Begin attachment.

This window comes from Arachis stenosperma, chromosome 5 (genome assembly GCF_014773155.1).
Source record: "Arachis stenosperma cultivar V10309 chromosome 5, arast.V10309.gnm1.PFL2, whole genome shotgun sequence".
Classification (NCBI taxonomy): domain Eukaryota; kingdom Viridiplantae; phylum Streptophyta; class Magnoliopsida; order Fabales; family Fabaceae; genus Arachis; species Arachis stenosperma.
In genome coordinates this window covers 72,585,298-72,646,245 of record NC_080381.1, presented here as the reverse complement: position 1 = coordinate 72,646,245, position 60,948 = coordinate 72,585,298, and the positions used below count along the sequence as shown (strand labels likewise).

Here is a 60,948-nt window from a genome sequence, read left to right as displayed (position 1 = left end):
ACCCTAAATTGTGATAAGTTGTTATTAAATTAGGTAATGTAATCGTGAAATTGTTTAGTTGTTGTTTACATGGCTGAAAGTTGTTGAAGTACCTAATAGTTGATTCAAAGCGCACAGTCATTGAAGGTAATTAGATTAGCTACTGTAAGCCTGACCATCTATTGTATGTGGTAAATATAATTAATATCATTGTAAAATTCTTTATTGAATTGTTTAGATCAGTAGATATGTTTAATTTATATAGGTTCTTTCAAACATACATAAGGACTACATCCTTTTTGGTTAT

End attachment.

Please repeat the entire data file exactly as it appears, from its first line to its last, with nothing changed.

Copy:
This window comes from Arachis stenosperma, chromosome 5 (genome assembly GCF_014773155.1).
Source record: "Arachis stenosperma cultivar V10309 chromosome 5, arast.V10309.gnm1.PFL2, whole genome shotgun sequence".
Classification (NCBI taxonomy): domain Eukaryota; kingdom Viridiplantae; phylum Streptophyta; class Magnoliopsida; order Fabales; family Fabaceae; genus Arachis; species Arachis stenosperma.
In genome coordinates this window covers 72,585,298-72,646,245 of record NC_080381.1, presented here as the reverse complement: position 1 = coordinate 72,646,245, position 60,948 = coordinate 72,585,298, and the positions used below count along the sequence as shown (strand labels likewise).

Here is a 60,948-nt window from a genome sequence, read left to right as displayed (position 1 = left end):
ACCCTAAATTGTGATAAGTTGTTATTAAATTAGGTAATGTAATCGTGAAATTGTTTAGTTGTTGTTTACATGGCTGAAAGTTGTTGAAGTACCTAATAGTTGATTCAAAGCGCACAGTCATTGAAGGTAATTAGATTAGCTACTGTAAGCCTGACCATCTATTGTATGTGGTAAATATAATTAATATCATTGTAAAATTCTTTATTGAATTGTTTAGATCAGTAGATATGTTTAATTTATATAGGTTCTTTCAAACATACATAAGGACTACATCCTTTTTGGTTAT